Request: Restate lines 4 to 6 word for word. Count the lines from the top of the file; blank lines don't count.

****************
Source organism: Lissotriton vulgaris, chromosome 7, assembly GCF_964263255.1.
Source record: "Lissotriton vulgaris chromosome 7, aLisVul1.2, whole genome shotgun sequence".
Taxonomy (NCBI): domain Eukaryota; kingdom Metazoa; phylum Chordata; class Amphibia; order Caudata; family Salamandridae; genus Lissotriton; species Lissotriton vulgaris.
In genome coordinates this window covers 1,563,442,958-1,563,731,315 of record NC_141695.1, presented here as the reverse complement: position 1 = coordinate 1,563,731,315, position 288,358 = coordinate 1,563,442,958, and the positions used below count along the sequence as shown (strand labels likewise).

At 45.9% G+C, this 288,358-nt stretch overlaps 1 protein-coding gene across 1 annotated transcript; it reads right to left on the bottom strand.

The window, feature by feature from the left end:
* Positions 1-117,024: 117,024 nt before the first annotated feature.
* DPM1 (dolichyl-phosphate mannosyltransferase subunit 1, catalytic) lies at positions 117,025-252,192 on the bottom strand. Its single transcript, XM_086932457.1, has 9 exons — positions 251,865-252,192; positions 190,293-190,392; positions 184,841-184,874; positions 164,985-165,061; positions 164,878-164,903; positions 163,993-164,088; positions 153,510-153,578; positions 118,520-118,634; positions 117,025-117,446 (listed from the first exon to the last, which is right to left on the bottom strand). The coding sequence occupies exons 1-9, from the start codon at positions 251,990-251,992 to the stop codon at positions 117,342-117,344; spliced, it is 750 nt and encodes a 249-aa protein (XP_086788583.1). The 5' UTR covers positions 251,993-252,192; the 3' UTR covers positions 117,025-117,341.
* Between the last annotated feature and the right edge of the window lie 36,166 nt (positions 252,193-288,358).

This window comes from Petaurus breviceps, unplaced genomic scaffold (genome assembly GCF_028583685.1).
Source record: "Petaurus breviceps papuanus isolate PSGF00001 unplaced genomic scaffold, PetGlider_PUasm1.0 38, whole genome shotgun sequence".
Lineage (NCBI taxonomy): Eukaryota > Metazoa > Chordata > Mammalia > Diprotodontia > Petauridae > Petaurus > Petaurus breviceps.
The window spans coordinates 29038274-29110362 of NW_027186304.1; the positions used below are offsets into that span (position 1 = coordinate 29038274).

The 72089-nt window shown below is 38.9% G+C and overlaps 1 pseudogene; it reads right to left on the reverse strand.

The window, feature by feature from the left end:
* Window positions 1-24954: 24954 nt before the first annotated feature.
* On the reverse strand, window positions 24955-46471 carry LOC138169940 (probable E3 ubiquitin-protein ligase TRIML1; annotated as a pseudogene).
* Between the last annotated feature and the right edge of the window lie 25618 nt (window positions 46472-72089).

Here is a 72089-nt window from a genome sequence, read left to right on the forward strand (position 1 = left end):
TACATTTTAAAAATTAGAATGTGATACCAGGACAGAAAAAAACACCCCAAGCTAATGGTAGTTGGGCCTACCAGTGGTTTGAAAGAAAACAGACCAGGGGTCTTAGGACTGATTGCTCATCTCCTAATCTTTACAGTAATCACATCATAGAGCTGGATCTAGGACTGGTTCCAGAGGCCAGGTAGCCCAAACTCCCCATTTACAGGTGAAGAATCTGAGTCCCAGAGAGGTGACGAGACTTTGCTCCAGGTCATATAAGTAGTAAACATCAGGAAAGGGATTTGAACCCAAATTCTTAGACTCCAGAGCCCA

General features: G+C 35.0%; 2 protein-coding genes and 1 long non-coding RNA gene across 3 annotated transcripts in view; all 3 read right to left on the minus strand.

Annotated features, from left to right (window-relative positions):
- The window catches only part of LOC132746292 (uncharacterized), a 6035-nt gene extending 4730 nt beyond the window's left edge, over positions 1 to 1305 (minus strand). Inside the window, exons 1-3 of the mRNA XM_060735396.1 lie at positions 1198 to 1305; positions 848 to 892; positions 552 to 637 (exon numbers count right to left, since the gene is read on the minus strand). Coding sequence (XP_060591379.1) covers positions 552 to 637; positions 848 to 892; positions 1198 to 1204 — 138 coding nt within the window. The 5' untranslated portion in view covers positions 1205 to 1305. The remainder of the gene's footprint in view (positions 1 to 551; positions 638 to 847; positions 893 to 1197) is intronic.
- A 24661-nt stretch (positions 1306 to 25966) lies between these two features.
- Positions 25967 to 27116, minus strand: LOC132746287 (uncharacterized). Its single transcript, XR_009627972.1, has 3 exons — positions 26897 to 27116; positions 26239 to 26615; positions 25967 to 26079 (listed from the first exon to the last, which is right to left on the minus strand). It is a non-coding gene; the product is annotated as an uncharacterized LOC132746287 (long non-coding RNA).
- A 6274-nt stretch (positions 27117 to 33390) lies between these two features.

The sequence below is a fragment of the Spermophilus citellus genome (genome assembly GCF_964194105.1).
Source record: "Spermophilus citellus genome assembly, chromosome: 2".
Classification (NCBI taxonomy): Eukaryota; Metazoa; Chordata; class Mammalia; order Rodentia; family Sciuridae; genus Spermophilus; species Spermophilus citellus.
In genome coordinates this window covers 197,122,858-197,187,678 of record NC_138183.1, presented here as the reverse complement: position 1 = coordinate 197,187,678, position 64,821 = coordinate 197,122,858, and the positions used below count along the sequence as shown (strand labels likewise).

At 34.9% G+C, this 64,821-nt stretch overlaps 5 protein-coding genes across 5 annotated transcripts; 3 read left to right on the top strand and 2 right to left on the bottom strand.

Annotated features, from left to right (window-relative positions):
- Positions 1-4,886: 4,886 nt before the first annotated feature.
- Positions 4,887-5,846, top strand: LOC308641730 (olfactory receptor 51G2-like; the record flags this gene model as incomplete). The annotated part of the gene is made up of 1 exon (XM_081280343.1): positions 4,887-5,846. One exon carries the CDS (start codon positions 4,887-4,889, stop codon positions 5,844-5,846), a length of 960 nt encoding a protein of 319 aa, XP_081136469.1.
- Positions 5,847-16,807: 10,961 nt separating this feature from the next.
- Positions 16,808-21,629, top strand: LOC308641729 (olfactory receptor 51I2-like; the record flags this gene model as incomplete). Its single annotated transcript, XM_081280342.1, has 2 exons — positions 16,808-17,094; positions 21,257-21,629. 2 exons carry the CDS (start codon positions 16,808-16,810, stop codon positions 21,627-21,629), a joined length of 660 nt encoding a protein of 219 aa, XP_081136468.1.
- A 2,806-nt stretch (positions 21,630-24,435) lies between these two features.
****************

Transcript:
In genome coordinates this window covers 1,563,442,958-1,563,731,315 of record NC_141695.1, presented here as the reverse complement: position 1 = coordinate 1,563,731,315, position 288,358 = coordinate 1,563,442,958, and the positions used below count along the sequence as shown (strand labels likewise).

At 45.9% G+C, this 288,358-nt stretch overlaps 1 protein-coding gene across 1 annotated transcript; it reads right to left on the bottom strand.

The window, feature by feature from the left end: